Linky goodness for NaNoers and non-NaNoers

At the last moment–yesterday evening, in fact–I decided, oh what the hey, why not dive into National Novel Writing Month again. It’s been a year or two or more since I’ve participated, and I always feel this little (okay, biggish) stab of jealousy when I read all the angst-ridden November posts about plots gone rogue, late night typing frenzies, and the general woe-ishness that comes from being 10,000 shy of the weekly target.

I’d considered it early October but thought, no, not this year. I don’t have a strong enough story idea bubbling away on the back burner waiting for the chance to upchuck itself all over the keyboard in 30 fun-filled days. But then last night I thought, well, so what? No percolated plot? No problem! I wrote a (very short) series of flash pieces several months ago, maybe 1,200 words in total, set in a dystopian not-too-distant future, and I’d always kinda, sorta thought of revisiting that world one day. Why not now?

And that was that. I’m in.

What about you? Are you dipping your toes in the NaNoWriMo waters this year for the first or the eleventy-first time? Well, if you are, and you’re looking for a little distraction or inspiration, I have some very tasty links to share with you. (And, if you’re not NaNo-ing, click anyway, because these sites have nothing to do with NaNoWriMo, and everything to do with being yummy brain food. Eat up!)

largehearted boy offers book reviews, contests, interesting articles, and (saving the best for last) a section called Book Notes where “authors discuss a music playlist that relates in some way to their recently published book.” In some cases this might be a playlist of the music the author listened to as she or he wrote, in others it might be the music that influenced the writing, or in still other cases the connection might be something else entirely. It makes for fascinating reading, whichever way you slice it.

The Public Domain Review was a new find for me this week, “an online journal and not-for-profit project dedicated to promoting and celebrating the public domain in all its richness and variety.” Here you’ll find books (such asThe Life and Adventures of James F. O’Connell, the Tattooed Man [1845] or A Dictionary of Victorian Slang [1990]), films (such asÉmile Cohl’s Fantasmagorie [1908]), essays, images and audio collections, all of which have made it into the public domain. It’s a gold mine of inspiration. Not to mention an almighty time suck, so enter with care.

Finally, if you’ve run out of stultifyingly boring dramas and brain-sucking sitcoms to watch on TV or on Netflix, check out Unplug the TV. Here you will find approximately a bazillion and four videos to nourish your noggin and help you wow your co-workers with your ability to pontificate about antimatter (does it fall up? Well, does it? Go on, watch and find out); dogs (and the three things they should not be doing), and the science of laziness.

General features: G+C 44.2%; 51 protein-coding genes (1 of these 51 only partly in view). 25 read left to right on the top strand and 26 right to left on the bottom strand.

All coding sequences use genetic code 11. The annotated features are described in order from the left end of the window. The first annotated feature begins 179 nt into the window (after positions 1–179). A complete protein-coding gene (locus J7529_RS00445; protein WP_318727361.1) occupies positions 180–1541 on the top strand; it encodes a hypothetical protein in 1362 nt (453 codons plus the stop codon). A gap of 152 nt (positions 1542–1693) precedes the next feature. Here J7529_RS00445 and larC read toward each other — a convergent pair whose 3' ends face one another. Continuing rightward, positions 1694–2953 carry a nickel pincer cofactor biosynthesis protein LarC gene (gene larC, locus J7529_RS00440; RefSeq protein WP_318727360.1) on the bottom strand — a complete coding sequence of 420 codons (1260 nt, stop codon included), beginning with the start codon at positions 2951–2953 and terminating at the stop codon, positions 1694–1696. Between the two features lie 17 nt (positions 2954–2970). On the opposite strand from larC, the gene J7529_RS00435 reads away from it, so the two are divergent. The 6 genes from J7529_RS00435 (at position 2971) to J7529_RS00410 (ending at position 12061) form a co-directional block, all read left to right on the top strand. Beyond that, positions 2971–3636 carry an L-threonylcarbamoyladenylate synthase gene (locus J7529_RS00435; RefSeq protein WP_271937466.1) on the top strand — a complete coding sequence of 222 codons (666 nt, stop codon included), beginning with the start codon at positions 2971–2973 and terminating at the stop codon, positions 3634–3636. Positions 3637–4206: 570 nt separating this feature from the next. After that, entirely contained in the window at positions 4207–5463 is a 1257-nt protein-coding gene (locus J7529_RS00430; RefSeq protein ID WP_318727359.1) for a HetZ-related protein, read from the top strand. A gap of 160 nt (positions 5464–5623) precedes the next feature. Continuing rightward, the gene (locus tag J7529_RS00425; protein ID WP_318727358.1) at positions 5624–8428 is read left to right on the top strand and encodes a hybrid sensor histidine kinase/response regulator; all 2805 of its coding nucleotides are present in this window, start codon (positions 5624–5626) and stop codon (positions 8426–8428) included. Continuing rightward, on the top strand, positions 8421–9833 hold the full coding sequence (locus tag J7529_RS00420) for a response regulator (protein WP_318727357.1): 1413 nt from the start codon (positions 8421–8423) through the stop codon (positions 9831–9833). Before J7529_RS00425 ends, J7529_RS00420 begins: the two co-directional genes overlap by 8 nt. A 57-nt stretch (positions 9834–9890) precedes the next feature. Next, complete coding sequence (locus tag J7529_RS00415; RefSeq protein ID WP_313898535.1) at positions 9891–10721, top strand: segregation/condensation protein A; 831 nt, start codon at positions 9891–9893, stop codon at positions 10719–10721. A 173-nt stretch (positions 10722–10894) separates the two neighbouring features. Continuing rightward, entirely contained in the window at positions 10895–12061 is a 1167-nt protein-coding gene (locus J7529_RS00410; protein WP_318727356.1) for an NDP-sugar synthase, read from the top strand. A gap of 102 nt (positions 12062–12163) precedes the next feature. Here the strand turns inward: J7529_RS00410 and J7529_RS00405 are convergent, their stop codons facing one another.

A to Z Challenge: DYAC and Documentaries

During the 2013 Blogging from A to Z Challenge I’m posting what  I like to describe as “semi-useful” procrastination strategies for writers and other time-wasters. 

After all the cat fun in yesterday’s post, you probably thought I was going to the dogs today. But, no. I love the pooches every bit as much as I love the kitties, but I’d hate for you to get bored with all the animal antics. Got to keep it fresh, right?

Today’s time-sucking procrastination tactics, sponsored by the daring letter D, appeal to opposite ends of the erudition spectrum.

On the one hand–the more vulgar, can’t get enough of the silly, don’t mind dying as long as I’m peeing my pants laughing hand–we have Damn You Autocorrect. What is not to love about an entire site devoted to the embarrassing, ridiculous, and just plain goofy gaffes perpetrated by the autocorrect feature on cell phones? I’ve posted two examples at the end of the post. These are pretty mild, but be warned if you click the link–many of the “corrections” involve profanity and sexual references, so if that’s going to offend you, steer clear.

On the other hand–the I want to feed my brain with good, nourishing truthiness and knowledge hand–we have documentaries. There all kinds of sites on the web where you can watch amazing documentaries, short and long, serious and humorous, gut-wrenching and inspiring. For a writer who’s looking for an escape route from writer’s block, these can be just the kick in the pants you need to fire up the fading embers of your story and spark it back to life.

One of my favourite documentary sites is home grown, that great Canadian cultural institution, The National Film Board. I’m not sure, though, whether this link works outside of Canada, so I’m also including a link to Documentary Heaven. Biography, animation, experimental film, history, glimpses of other’s’ lives lived in unfamiliar ways, documentaries have it all, bringing bite-sized pieces of our fascinating world to your computer screen with just one click.

A couple of the tamer examples from Damn You Autocorrect:












There are some terrific bloggers participating in the challenge this year. Check them out over here.